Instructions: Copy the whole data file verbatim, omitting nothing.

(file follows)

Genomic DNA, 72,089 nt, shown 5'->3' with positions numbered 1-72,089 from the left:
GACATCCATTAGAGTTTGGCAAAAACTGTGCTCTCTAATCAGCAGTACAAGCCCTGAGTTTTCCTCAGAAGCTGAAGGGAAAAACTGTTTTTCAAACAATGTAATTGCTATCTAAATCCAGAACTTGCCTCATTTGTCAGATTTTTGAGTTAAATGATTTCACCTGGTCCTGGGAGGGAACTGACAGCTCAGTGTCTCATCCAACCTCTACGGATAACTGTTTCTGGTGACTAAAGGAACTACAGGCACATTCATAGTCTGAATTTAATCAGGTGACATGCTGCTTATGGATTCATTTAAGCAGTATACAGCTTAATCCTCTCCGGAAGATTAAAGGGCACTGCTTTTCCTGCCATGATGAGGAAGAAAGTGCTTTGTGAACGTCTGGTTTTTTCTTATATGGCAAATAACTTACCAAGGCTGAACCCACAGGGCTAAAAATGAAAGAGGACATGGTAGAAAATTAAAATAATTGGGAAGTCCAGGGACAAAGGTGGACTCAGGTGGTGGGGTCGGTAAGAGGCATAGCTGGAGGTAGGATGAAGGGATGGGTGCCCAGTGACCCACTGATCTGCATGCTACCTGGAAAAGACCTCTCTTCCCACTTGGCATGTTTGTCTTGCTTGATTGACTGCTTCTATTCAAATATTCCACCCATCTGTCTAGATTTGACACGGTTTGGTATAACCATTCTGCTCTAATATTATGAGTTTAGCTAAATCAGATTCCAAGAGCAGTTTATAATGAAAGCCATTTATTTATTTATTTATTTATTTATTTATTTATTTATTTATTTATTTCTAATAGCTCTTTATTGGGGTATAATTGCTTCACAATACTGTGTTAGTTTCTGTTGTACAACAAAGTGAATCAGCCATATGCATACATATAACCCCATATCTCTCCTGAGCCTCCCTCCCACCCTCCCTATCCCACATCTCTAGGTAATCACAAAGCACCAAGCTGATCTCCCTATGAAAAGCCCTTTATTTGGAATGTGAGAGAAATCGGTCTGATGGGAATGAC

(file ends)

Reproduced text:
Genomic DNA, 72,089 nt, shown 5'->3' with positions numbered 1-72,089 from the left:
GACATCCATTAGAGTTTGGCAAAAACTGTGCTCTCTAATCAGCAGTACAAGCCCTGAGTTTTCCTCAGAAGCTGAAGGGAAAAACTGTTTTTCAAACAATGTAATTGCTATCTAAATCCAGAACTTGCCTCATTTGTCAGATTTTTGAGTTAAATGATTTCACCTGGTCCTGGGAGGGAACTGACAGCTCAGTGTCTCATCCAACCTCTACGGATAACTGTTTCTGGTGACTAAAGGAACTACAGGCACATTCATAGTCTGAATTTAATCAGGTGACATGCTGCTTATGGATTCATTTAAGCAGTATACAGCTTAATCCTCTCCGGAAGATTAAAGGGCACTGCTTTTCCTGCCATGATGAGGAAGAAAGTGCTTTGTGAACGTCTGGTTTTTTCTTATATGGCAAATAACTTACCAAGGCTGAACCCACAGGGCTAAAAATGAAAGAGGACATGGTAGAAAATTAAAATAATTGGGAAGTCCAGGGACAAAGGTGGACTCAGGTGGTGGGGTCGGTAAGAGGCATAGCTGGAGGTAGGATGAAGGGATGGGTGCCCAGTGACCCACTGATCTGCATGCTACCTGGAAAAGACCTCTCTTCCCACTTGGCATGTTTGTCTTGCTTGATTGACTGCTTCTATTCAAATATTCCACCCATCTGTCTAGATTTGACACGGTTTGGTATAACCATTCTGCTCTAATATTATGAGTTTAGCTAAATCAGATTCCAAGAGCAGTTTATAATGAAAGCCATTTATTTATTTATTTATTTATTTATTTATTTATTTATTTATTTATTTCTAATAGCTCTTTATTGGGGTATAATTGCTTCACAATACTGTGTTAGTTTCTGTTGTACAACAAAGTGAATCAGCCATATGCATACATATAACCCCATATCTCTCCTGAGCCTCCCTCCCACCCTCCCTATCCCACATCTCTAGGTAATCACAAAGCACCAAGCTGATCTCCCTATGAAAAGCCCTTTATTTGGAATGTGAGAGAAATCGGTCTGATGGGAATGAC